California Court Allows Rounding of Time EntriesWinter 2012 – Articles California Update
Employers have been rounding off workers’ time entries for years without any guidance from California courts on proper practices. Now, California employers finally have a published appellate decision permitting the practice. According to See's Candy Shops, Inc. v. Superior Court, filed October 29, 2012, rounding is allowed as long as the policy is not designed to benefit only the employer.
See's Candy used a timekeeping system that rounded employees' time to the nearest six minute (or tenth of an hour) increment. An employee sued arguing the practice unlawfully deprived employees of wages earned. Noting that federal law permits rounding, the Court of Appeal held that the practice is also proper under California law, as long as the "policy is neutral, both facially and as applied." In other words, if an employer is going to engage in a rounding practice, it must round up and down, so that over time the policy does not result in a loss to employees. The Court of Appeal did not rule on whether See’s Candy’s rounding practices are lawful; that is now an issue the trial court must consider. A federal court recently dismissed a class action alleging that the employer conducted improper rounding practices on the basis that the plaintiffs did not allege that the rounding policies could result in a systematic underpayment of wages or were implemented to clearly favor management. That case is Mendez v. H. J. Heinz Co. L.P., et al. Case No. 2:12-cv-05652 (C.D. Cal. 2012).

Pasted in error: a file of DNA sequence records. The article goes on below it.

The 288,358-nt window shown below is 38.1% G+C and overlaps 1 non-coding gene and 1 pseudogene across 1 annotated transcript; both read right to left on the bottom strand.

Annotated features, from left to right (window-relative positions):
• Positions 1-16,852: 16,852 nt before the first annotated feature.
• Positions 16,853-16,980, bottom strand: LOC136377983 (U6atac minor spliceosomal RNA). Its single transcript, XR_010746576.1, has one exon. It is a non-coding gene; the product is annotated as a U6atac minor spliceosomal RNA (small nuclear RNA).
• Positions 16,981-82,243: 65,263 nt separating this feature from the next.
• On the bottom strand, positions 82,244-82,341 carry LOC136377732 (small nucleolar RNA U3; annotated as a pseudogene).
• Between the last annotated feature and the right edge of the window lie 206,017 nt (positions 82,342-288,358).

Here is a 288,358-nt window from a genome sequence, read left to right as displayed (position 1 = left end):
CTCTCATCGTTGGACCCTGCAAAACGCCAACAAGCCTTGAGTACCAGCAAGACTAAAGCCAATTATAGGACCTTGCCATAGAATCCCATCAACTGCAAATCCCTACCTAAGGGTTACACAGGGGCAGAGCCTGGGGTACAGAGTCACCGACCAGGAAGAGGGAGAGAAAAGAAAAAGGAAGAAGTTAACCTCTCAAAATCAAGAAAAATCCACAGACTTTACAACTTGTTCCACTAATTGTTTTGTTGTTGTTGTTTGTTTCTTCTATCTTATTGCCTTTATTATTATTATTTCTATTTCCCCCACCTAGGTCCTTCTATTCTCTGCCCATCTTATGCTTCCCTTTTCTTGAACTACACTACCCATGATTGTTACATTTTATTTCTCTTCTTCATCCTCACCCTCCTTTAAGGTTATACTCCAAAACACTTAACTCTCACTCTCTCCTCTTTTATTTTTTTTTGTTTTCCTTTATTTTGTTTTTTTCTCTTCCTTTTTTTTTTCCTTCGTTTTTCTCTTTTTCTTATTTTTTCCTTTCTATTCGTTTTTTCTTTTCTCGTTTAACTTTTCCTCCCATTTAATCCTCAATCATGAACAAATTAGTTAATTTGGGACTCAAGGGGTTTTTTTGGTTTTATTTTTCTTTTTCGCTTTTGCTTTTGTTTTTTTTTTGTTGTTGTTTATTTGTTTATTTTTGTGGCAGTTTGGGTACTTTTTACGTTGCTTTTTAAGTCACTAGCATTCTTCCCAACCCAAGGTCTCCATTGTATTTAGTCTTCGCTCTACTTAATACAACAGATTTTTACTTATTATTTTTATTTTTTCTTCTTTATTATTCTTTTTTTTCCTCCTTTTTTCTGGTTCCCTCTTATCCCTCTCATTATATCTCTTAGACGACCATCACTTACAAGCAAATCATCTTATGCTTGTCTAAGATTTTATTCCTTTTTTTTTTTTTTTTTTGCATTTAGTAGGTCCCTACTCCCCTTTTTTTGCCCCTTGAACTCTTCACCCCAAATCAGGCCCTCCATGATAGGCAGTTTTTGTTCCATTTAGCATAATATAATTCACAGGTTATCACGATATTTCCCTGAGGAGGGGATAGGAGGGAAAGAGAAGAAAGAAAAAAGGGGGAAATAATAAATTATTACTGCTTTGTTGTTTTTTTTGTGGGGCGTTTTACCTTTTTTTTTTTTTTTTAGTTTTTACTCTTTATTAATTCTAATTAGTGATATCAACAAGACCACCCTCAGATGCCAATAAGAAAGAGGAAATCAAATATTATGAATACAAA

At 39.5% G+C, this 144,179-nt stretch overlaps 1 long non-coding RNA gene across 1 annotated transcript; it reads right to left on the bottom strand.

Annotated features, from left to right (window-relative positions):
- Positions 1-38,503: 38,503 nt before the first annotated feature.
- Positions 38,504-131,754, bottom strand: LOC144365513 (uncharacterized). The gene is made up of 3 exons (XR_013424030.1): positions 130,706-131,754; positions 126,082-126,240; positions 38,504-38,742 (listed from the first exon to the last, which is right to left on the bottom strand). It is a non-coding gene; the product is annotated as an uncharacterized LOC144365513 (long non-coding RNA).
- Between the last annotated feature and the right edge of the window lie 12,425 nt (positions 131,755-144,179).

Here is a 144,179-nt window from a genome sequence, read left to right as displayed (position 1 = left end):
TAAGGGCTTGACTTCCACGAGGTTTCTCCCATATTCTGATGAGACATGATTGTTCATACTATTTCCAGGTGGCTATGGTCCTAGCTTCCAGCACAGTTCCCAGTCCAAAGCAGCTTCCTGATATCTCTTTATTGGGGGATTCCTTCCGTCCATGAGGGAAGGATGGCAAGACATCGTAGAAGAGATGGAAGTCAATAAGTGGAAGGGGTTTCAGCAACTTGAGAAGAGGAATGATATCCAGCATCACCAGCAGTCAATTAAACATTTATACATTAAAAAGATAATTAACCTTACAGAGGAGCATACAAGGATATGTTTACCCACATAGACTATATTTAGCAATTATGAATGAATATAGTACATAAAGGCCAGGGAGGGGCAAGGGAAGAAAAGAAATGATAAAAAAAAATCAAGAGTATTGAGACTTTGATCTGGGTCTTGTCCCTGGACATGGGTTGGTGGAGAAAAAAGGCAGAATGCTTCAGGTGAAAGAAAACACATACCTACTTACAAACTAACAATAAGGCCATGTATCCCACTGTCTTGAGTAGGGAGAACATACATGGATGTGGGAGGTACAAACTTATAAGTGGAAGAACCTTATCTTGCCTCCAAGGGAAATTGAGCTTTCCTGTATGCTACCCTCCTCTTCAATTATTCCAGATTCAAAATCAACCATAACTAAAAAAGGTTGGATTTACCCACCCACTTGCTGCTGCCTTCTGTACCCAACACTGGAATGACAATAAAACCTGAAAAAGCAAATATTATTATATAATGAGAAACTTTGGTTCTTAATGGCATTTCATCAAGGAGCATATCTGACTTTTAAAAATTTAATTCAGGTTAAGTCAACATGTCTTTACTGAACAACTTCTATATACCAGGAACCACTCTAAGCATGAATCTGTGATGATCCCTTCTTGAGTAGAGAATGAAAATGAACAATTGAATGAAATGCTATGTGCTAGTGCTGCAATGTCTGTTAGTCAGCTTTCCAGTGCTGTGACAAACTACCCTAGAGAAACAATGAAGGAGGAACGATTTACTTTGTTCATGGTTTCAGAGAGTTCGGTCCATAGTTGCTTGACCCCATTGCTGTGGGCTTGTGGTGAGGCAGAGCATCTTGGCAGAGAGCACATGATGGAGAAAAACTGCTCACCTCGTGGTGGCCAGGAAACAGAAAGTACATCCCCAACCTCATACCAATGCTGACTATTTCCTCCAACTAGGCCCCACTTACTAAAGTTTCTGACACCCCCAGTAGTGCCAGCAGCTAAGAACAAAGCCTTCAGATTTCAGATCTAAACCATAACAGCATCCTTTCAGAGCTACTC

While these cases are good news for employers, they do not eliminate the risk of exposure from rounding practices. Employers are advised to evaluate whether their rounding practices, on average and over time, properly compensate employees for hours worked. If rounding practices result in a net underpayment to employees, they may be considered unlawful.